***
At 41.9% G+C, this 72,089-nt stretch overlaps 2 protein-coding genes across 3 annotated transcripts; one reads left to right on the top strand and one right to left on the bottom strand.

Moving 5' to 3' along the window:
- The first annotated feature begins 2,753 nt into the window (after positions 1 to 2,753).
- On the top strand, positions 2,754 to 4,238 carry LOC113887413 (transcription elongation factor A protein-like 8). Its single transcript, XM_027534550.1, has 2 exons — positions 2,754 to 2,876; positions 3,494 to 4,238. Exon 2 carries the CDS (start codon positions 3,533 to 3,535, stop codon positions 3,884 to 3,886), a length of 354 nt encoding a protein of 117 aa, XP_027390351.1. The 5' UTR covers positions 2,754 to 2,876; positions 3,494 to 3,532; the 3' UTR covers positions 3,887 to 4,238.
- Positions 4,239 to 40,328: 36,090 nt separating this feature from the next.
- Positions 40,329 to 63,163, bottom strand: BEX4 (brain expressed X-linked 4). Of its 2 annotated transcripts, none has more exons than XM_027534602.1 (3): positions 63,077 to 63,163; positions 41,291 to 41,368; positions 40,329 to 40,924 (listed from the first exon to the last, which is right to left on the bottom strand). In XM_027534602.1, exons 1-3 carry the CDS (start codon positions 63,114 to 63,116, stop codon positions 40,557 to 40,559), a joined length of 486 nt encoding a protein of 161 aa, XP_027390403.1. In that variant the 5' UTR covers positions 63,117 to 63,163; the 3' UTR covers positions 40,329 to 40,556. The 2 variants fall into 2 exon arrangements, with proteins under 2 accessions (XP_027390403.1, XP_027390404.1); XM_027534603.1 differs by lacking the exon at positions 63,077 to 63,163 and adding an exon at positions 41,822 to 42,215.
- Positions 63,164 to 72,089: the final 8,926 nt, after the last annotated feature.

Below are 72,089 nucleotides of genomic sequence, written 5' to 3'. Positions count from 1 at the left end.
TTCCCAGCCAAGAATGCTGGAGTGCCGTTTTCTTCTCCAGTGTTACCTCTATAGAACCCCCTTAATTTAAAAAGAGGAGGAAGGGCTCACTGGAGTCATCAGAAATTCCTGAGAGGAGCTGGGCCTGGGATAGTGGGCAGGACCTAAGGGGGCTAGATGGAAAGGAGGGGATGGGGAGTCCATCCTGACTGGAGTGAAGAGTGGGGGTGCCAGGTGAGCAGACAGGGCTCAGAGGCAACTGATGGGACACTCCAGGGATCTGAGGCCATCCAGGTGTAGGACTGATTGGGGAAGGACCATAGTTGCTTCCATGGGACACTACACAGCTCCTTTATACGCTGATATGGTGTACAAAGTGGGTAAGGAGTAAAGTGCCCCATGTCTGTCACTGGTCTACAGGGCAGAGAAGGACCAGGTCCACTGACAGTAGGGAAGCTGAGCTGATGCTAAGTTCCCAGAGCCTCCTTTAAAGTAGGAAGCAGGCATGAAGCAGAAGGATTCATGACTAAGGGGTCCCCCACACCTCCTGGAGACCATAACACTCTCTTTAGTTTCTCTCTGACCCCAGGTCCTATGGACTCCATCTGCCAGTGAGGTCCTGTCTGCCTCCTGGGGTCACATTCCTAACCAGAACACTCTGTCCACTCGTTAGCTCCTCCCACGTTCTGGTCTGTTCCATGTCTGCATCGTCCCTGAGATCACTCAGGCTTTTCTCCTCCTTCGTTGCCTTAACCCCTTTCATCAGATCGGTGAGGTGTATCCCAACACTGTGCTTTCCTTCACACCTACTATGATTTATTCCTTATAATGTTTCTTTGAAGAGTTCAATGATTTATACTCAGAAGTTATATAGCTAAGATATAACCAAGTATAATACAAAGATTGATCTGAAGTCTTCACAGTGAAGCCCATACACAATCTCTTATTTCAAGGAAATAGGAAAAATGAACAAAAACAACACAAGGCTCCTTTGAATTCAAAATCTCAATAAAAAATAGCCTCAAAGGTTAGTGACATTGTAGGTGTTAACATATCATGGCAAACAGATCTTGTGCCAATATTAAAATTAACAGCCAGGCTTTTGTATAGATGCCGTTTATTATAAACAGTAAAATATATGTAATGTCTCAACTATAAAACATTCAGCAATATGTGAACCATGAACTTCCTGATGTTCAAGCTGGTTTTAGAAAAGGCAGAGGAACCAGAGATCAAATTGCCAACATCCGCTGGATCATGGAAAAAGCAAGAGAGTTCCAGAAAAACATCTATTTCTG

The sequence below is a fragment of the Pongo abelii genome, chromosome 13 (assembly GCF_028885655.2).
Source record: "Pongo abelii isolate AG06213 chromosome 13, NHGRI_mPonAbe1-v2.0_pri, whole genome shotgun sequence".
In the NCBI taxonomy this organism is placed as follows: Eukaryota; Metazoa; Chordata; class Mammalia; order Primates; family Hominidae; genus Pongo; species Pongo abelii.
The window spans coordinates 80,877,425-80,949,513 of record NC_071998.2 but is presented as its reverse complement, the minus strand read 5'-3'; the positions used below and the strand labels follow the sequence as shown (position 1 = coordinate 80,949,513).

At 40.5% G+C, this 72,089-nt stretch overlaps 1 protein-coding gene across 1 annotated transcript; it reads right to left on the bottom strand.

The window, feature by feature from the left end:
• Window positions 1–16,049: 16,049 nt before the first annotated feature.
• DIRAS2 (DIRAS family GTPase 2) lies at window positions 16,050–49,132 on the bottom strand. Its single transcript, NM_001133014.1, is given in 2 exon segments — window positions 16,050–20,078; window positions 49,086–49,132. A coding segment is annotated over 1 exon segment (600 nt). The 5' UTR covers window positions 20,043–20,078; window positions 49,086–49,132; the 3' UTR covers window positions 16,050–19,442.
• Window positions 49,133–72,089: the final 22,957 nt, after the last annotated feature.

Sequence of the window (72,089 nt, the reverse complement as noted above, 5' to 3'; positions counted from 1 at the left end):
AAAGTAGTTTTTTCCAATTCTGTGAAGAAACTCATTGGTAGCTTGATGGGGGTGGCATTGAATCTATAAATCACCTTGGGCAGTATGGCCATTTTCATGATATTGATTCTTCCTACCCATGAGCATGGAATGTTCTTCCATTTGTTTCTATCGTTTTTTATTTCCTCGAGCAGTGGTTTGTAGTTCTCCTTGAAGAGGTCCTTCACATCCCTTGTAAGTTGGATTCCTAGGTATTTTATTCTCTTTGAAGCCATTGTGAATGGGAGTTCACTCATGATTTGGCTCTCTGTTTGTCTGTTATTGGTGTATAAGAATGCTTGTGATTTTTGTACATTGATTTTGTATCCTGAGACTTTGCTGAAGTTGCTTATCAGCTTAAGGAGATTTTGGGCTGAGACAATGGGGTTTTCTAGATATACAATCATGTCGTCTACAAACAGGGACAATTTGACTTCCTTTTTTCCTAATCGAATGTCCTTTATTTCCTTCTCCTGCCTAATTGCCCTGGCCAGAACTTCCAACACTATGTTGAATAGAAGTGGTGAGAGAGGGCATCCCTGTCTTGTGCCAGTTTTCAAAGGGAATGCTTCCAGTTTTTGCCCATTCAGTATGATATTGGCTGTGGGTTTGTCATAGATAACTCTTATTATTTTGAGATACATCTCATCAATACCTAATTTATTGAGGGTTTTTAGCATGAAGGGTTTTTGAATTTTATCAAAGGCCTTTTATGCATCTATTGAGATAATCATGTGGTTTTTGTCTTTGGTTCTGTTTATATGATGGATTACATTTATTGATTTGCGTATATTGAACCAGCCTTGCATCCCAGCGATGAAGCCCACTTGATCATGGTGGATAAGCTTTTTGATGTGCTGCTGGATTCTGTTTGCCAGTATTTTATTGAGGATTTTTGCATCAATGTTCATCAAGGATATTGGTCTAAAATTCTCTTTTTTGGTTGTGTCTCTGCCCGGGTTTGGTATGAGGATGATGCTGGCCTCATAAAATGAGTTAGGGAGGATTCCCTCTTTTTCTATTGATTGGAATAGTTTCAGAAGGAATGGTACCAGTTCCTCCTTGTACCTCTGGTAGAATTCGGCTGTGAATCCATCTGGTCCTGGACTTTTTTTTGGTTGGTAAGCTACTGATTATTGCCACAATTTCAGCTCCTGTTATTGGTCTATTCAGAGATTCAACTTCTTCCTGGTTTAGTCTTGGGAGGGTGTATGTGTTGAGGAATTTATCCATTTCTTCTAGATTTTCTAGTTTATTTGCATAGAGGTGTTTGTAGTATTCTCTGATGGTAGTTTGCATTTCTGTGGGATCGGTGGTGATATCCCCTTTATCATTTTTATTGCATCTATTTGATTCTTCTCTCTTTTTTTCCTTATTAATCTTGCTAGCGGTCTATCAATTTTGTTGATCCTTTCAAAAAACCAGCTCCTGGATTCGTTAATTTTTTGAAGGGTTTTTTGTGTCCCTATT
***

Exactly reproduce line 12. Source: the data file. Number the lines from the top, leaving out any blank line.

In the NCBI taxonomy this organism is placed as follows: Eukaryota; Metazoa; Chordata; class Mammalia; order Primates; family Hominidae; genus Pongo; species Pongo abelii.